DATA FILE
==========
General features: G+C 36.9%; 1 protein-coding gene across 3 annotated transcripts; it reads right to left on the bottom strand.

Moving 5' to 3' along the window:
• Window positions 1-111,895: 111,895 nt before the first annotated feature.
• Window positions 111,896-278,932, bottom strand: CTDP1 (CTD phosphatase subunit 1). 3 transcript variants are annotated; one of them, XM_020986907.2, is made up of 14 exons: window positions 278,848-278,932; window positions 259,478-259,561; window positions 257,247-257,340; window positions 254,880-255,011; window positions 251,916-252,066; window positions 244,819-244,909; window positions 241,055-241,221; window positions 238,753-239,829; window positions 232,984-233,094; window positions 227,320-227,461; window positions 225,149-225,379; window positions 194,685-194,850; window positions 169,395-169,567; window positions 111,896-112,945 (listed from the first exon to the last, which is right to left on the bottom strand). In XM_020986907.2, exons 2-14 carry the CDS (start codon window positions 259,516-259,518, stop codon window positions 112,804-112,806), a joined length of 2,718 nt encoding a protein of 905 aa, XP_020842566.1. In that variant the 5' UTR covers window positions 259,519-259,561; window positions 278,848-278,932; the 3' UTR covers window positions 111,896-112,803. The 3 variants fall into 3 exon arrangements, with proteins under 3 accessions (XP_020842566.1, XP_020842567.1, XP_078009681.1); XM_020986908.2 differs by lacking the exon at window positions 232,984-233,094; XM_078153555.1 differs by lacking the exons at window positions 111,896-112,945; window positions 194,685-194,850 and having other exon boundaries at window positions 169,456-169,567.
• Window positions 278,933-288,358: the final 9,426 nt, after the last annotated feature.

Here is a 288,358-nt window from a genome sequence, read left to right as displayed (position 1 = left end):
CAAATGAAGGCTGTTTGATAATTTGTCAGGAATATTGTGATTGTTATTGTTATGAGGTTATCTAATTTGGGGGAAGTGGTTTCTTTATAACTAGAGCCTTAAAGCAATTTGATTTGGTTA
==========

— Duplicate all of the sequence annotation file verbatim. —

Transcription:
General features: G+C 36.9%; 1 protein-coding gene across 3 annotated transcripts; it reads right to left on the bottom strand.

Moving 5' to 3' along the window:
• Window positions 1-111,895: 111,895 nt before the first annotated feature.
• Window positions 111,896-278,932, bottom strand: CTDP1 (CTD phosphatase subunit 1). 3 transcript variants are annotated; one of them, XM_020986907.2, is made up of 14 exons: window positions 278,848-278,932; window positions 259,478-259,561; window positions 257,247-257,340; window positions 254,880-255,011; window positions 251,916-252,066; window positions 244,819-244,909; window positions 241,055-241,221; window positions 238,753-239,829; window positions 232,984-233,094; window positions 227,320-227,461; window positions 225,149-225,379; window positions 194,685-194,850; window positions 169,395-169,567; window positions 111,896-112,945 (listed from the first exon to the last, which is right to left on the bottom strand). In XM_020986907.2, exons 2-14 carry the CDS (start codon window positions 259,516-259,518, stop codon window positions 112,804-112,806), a joined length of 2,718 nt encoding a protein of 905 aa, XP_020842566.1. In that variant the 5' UTR covers window positions 259,519-259,561; window positions 278,848-278,932; the 3' UTR covers window positions 111,896-112,803. The 3 variants fall into 3 exon arrangements, with proteins under 3 accessions (XP_020842566.1, XP_020842567.1, XP_078009681.1); XM_020986908.2 differs by lacking the exon at window positions 232,984-233,094; XM_078153555.1 differs by lacking the exons at window positions 111,896-112,945; window positions 194,685-194,850 and having other exon boundaries at window positions 169,456-169,567.
• Window positions 278,933-288,358: the final 9,426 nt, after the last annotated feature.

Here is a 288,358-nt window from a genome sequence, read left to right as displayed (position 1 = left end):
CAAATGAAGGCTGTTTGATAATTTGTCAGGAATATTGTGATTGTTATTGTTATGAGGTTATCTAATTTGGGGGAAGTGGTTTCTTTATAACTAGAGCCTTAAAGCAATTTGATTTGGTTA